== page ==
.Herbal Eclipse: Will Buds Overtake Booze?

There’s a lot of buzz on weed vs. alcohol, but it’s more complicated than headlines suggest

The headlines were filled last week with the news that, for the first time, more Americans are using weed on a daily or near-daily basis than are drinking alcohol with similar frequency, according to a new study. Besides being fodder for obvious jokes from late-night hosts, the study was heralded as good news for advocates of cannabis reform. And in a way, it is. But in other ways, it isn’t. Or at least it’s more complicated than the headlines had it.

Comparing booze and weed can be a fraught undertaking. One huge difference is especially problematic: you can drink with no intention of getting drunk, but if you use cannabis that contains THC you’re using it to get high (unless it’s strictly for medical use, and even then you usually get high).

Many “social drinkers” get a buzz whether that’s their intent or not. But many have a single drink or glass of wine, or two, or even three, and feel nothing at all, just as they intended. “Daily drinking” can mean that, or it can mean downing a quart of Jack Daniels every day.

Similarly, eating a 5-milligram gummy after work every day is very different from ripping three bong hits every waking hour. But, while being super-stoned all day is generally not a great idea, it’s still way better than being drunk out of your mind. Comparing the rates of “daily use” of the two substances doesn’t shed much light on the personal and social impacts.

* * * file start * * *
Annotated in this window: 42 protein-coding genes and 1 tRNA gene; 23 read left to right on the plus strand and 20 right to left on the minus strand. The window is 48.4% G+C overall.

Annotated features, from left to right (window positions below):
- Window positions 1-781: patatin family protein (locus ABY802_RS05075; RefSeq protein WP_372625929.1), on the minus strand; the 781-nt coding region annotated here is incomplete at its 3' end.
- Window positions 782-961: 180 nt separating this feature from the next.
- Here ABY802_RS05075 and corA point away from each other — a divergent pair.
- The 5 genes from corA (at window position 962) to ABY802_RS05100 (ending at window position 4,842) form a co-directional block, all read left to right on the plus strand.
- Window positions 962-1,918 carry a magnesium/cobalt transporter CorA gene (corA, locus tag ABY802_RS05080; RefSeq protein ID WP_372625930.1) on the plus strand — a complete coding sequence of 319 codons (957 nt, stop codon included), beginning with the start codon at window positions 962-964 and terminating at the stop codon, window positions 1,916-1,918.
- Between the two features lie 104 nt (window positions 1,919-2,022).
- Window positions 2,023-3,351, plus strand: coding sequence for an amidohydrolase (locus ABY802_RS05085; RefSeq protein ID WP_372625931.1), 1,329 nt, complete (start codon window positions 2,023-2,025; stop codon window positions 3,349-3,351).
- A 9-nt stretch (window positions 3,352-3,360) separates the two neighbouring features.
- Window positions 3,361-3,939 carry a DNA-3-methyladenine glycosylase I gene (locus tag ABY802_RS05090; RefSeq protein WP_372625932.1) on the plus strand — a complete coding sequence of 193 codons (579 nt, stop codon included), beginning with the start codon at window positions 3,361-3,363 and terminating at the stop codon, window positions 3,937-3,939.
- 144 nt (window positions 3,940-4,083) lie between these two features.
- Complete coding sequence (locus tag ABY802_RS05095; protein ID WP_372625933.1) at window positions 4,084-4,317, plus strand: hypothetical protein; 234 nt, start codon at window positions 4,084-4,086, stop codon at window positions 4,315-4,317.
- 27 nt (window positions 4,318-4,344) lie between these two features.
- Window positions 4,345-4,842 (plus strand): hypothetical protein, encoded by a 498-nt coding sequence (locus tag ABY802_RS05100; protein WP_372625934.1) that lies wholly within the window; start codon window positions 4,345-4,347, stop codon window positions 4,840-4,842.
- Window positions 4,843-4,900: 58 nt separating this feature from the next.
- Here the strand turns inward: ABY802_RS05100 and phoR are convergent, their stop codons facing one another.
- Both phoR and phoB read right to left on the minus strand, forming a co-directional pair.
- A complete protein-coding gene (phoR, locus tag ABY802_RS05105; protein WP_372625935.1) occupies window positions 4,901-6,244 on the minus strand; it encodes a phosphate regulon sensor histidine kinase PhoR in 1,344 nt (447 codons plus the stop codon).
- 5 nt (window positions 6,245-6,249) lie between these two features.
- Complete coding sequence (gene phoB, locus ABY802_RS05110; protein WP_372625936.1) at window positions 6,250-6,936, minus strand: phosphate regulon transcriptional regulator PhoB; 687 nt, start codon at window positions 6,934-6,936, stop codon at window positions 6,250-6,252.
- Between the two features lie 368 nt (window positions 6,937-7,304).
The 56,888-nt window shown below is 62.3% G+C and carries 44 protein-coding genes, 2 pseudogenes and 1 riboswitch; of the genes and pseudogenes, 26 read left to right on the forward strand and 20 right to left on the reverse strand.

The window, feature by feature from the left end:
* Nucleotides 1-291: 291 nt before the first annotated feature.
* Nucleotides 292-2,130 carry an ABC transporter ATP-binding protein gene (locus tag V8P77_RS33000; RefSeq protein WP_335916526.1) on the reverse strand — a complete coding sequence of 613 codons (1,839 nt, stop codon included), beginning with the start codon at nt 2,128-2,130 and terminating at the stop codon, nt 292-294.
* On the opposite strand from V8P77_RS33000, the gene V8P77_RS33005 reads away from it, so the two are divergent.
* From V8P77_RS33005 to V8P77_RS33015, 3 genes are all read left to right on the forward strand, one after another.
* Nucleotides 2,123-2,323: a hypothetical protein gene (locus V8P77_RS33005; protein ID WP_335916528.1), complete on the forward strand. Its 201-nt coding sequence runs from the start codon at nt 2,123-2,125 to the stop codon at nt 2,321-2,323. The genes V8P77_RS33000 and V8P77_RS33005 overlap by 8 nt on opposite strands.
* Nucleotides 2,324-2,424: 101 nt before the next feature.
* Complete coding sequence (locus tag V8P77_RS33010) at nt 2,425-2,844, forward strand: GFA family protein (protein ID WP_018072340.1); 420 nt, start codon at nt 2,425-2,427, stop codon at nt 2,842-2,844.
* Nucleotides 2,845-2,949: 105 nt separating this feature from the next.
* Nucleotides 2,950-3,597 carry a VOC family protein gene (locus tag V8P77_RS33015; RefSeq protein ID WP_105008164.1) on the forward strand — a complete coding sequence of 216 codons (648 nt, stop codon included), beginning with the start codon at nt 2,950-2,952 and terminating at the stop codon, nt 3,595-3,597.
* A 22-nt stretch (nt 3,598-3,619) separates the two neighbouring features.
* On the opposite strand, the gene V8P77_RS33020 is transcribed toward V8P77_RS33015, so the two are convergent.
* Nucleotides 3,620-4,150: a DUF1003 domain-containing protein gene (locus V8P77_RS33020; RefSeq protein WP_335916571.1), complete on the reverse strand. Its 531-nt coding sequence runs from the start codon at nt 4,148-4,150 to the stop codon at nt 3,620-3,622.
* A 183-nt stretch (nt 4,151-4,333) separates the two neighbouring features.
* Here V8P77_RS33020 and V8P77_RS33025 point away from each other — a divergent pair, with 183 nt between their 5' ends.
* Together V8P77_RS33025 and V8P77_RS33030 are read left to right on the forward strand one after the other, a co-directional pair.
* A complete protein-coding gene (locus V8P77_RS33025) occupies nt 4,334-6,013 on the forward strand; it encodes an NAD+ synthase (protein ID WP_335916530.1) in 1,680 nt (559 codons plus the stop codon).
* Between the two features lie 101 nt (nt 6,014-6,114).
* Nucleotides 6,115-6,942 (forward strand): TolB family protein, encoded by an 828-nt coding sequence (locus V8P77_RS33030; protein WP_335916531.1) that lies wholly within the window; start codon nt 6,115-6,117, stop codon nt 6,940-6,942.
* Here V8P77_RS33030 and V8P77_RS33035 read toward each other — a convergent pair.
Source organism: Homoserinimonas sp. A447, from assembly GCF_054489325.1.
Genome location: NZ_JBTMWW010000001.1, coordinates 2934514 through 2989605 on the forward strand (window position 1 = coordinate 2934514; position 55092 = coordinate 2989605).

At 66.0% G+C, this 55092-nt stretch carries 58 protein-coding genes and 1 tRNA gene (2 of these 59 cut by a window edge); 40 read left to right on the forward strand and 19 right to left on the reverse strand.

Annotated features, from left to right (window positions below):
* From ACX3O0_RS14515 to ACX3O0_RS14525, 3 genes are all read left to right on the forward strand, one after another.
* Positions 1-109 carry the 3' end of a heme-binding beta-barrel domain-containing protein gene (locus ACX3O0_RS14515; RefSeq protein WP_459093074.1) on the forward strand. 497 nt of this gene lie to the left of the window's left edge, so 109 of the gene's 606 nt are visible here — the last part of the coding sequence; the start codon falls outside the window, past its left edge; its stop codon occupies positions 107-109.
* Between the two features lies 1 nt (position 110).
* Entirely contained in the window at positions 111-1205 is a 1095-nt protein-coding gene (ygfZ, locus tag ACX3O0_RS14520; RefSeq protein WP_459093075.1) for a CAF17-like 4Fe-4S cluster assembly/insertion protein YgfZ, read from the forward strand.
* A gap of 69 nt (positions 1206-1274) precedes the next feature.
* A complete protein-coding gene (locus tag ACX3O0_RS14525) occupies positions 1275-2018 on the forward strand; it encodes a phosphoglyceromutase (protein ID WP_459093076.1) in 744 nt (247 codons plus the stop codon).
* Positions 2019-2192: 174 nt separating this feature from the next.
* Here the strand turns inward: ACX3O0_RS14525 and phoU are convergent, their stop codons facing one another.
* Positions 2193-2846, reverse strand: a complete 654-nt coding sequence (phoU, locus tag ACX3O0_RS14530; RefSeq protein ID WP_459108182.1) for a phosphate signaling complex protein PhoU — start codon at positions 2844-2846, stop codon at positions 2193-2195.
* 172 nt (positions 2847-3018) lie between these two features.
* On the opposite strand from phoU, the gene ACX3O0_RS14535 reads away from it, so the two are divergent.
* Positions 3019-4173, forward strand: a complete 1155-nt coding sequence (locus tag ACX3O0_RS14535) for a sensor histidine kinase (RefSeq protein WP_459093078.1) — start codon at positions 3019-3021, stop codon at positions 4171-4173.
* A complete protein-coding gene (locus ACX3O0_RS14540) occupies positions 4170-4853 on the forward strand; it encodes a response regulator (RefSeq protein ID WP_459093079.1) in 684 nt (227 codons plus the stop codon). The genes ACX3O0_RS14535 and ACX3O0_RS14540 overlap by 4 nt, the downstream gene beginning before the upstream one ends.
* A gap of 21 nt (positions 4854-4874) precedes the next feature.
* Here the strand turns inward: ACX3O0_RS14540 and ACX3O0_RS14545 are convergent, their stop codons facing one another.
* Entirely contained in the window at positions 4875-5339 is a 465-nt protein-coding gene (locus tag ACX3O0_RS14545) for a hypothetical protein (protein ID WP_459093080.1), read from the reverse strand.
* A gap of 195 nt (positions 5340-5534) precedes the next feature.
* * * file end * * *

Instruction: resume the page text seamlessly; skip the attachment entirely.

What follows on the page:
That doesn’t mean the research is meaningless. The study, from Jonathan Caulkins, a professor who specializes in drug policy for Carnegie Mellon University, shows just how normalized cannabis has become, despite still being illegal in a bunch of states and at the federal level, so it’s good news for the cannabis industry and for advocates for legal reform. But what does it tell us otherwise?

In very general terms, if people are drinking less, that’s good, and if they’re replacing their alcohol intake with weed, it’s not necessarily bad (the study didn’t look at this question). If they’re opting to get high rather than straight-up drunk, it’s very good indeed: just for starters, they’ll be way less likely to wrap their cars around trees or hurl small appliances at their spouses.

Alcohol is still way more popular than cannabis in general. The study, published by the journal Addiction, counted only daily or near-daily use of cannabis, which Caulkins says has increased by 1,500% since 1992, and alcohol. Caulkins got his data from the National Survey on Drug Use and Health, which is published annually by the federal government.

Caveats abound, as Caulkins acknowledges. The survey comes from self-reports, which are always problematic. Furthermore, several methodologies for the federal survey have changed over the years, such as sampling methods and the fact that participants are now paid $30. While the overall trends are clear enough, the results can’t help but be skewed when comparing the older surveys to the newer ones.

Perhaps the biggest thing that has changed since 1992 is that “daily use” back then generally meant smoking, often whole joints or bowlfuls. Now, “daily use” might mean the aforementioned gummy or a tiny hit off a vape. Nevertheless, Caulkins says that, because high-THC products are far more available now, average THC ingestion among daily users has skyrocketed, from 5 milligrams per day to about 300, an astonishing increase, and perhaps even troubling. But to whatever degree heavy drinkers are opting instead to be heavy pot users, it could be seen as a net positive.

But the study didn’t look at that question (the federal survey counts people who have “one or more drinks” daily, meaning that people who drink a glass of wine with dinner are counted the same as people who drink 14 shots of Wild Turkey every night). It was really a study of the habits of daily pot users, but it was sold (at least by the media) as being about how pot has eclipsed alcohol. That’s not true in general, and it’s not even really true just in terms of daily use, given the differences in how the substances can be consumed.

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